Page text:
Understanding the factors affecting migratory bird and bat populations during all three phases of their life cycle - breeding, nonbreeding, and migration - is critical to species conservation planning. This includes the need for information about these species' responses to natural challenges, as well as information about the effects of human activities and structures. Habitats and other resources critical to migrants during passage and stopover are being destroyed, degraded, and threatened by human activities. Birds and bats are also uniquely susceptible to human use of the airspace. Wind turbines, communication and power transmission towers, and other tall structures, known to cause bird and bat mortality, are being erected or proposed in increasing numbers across the country. In addition, the potential for bird/aircraft collisions poses human safety threats. Management and regulatory agencies, conservation organizations, and industry currently lack the information they need to meet their missions and statutory responsibilities. The biological data available from various radar technologies offer a unique opportunity to learn more about the spatiotemporal distribution patterns, flight characteristics, and habitat use of "aero-fauna."
Recognizing the opportunities presented by radar technologies, the U.S. Geological Survey (USGS), the U.S. Fish and Wildlife Service (USFWS), and university partners collaborated first on individual projects and then in a broader, informal "collaborative" to coordinate their radar-related research and work together to develop the suite of products needed for conservation of birds and bats. Having produced two summary documents (Sojda and others, 2005; Ruth and others, 2005), the next objective was to convene a workshop for researchers, management and regulatory agencies, and other interested parties. The focus of this initial workshop was on strengthening the existing USGS-USFWS-university partnership and expanding the "collaborative" to include new Federal agency partners. The subject matter was centered on discussing available technologies, appropriate applications, management-related needs, and ways to strengthen collaborative research and conservation efforts.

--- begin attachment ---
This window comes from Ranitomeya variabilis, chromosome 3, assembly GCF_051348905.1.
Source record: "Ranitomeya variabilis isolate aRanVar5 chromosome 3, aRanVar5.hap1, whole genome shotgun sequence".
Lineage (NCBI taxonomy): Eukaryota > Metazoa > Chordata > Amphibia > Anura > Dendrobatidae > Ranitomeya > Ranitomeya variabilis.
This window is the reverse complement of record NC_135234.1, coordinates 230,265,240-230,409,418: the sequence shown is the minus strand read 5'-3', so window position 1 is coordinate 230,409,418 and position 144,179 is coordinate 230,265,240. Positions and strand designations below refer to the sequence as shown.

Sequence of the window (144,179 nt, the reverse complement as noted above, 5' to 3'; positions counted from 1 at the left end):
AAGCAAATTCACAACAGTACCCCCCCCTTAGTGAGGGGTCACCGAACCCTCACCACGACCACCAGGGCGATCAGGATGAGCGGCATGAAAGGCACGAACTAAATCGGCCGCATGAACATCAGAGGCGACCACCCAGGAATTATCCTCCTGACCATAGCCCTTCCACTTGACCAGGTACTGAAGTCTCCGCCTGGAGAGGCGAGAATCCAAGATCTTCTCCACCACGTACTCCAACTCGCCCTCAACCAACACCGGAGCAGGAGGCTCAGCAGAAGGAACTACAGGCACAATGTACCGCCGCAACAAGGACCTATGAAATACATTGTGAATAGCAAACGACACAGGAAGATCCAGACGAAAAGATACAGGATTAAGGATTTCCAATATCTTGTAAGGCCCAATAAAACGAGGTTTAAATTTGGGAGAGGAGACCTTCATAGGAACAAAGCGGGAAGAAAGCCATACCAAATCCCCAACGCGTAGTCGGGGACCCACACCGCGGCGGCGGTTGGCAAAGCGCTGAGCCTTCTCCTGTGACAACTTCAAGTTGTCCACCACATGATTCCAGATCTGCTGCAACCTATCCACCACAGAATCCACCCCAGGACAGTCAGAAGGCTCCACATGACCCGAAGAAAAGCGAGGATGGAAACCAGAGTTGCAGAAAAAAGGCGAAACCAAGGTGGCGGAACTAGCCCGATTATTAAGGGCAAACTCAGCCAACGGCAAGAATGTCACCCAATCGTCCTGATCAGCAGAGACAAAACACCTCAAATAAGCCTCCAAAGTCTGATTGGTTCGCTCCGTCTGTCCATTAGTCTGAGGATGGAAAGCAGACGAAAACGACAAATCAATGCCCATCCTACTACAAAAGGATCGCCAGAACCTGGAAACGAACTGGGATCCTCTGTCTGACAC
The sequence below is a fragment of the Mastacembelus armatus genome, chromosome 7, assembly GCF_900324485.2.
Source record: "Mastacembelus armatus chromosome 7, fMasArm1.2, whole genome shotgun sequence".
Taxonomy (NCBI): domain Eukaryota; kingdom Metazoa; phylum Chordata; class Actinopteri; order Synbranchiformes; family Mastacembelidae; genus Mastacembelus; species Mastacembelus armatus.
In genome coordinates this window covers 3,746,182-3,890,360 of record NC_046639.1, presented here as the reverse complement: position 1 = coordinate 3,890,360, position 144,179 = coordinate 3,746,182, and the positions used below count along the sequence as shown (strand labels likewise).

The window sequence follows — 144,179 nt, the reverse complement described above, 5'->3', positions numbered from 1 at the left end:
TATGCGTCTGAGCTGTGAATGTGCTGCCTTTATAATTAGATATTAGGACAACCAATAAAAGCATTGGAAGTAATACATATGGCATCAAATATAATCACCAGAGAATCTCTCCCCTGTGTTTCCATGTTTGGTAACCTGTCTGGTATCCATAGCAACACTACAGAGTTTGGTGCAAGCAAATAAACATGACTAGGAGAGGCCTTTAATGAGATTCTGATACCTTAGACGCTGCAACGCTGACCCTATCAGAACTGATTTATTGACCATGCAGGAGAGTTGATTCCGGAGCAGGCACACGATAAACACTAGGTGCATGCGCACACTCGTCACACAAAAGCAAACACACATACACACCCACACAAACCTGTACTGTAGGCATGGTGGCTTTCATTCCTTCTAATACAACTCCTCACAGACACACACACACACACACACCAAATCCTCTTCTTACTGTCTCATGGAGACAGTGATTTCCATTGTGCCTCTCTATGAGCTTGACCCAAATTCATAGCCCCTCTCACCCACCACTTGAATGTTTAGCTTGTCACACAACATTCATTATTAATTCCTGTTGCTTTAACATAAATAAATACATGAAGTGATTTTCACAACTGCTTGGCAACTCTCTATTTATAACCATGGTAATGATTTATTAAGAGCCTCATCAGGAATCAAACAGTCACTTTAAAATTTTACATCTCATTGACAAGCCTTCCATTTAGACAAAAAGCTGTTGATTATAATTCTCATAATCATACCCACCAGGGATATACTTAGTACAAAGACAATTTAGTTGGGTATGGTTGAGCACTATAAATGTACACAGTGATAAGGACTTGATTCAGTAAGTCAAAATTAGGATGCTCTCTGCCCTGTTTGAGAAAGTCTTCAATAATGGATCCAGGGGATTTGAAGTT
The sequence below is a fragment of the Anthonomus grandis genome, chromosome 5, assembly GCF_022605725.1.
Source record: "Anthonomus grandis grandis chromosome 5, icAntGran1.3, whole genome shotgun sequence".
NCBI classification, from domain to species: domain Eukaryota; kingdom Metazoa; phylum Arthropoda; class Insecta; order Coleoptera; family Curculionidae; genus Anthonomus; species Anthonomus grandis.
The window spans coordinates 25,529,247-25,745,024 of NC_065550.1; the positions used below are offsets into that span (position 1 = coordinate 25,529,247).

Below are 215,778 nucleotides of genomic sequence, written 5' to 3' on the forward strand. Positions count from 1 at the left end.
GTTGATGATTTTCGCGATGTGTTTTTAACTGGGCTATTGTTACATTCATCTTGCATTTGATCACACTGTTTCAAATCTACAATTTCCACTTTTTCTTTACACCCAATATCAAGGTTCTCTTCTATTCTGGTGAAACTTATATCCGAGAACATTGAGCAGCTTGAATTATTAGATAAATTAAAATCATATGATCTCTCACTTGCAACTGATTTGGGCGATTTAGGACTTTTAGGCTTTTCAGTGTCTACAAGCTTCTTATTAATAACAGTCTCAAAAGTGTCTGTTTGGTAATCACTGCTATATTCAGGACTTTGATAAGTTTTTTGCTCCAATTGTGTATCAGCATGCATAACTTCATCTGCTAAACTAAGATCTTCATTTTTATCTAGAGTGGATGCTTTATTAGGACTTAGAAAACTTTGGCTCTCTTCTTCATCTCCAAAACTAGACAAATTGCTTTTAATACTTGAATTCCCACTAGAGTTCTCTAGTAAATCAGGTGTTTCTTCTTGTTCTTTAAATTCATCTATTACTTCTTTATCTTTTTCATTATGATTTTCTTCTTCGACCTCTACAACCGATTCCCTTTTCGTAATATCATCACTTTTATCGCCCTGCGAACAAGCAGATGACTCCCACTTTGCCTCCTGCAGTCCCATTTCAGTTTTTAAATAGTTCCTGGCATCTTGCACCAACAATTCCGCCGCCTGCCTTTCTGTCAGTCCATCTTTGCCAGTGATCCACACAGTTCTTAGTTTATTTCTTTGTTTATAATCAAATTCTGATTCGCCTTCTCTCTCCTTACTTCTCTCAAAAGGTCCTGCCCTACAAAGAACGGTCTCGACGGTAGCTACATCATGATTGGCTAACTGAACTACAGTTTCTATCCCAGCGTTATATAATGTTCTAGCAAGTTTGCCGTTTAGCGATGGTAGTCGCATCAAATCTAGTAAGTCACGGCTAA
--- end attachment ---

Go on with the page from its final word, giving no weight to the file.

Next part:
The workshop opened with presentations about the history of the "radar collaborative," a description of the workshop objectives and focuses, and a summary of resource management and regulatory needs. Scientific presentations describing current research projects or subjects followed, given by USGS scientists, as well as scientists from other Federal agencies, academia, conservation and ornithological organizations, and a private contracting firm. Presenters addressed a wide variety of management issues including siting of wind-power facilities, bird/aircraft collisions, effects of hurricanes Katrina and Rita on bird migration, bird use of Conservation Reserve Program land, defining bird migration patterns at a broad regional scale, and associating migrant birds with their stopover habitats. Presentations described a variety of radar technologies including NEXRAD weather surveillance radar, modified mobile marine radar, military tracking radar, pencil beam radar, and dual polarization radar, as well as complementary techniques and analysis methods such as acoustic monitoring, thermal imaging, artificial intelligence, and individual-based modeling.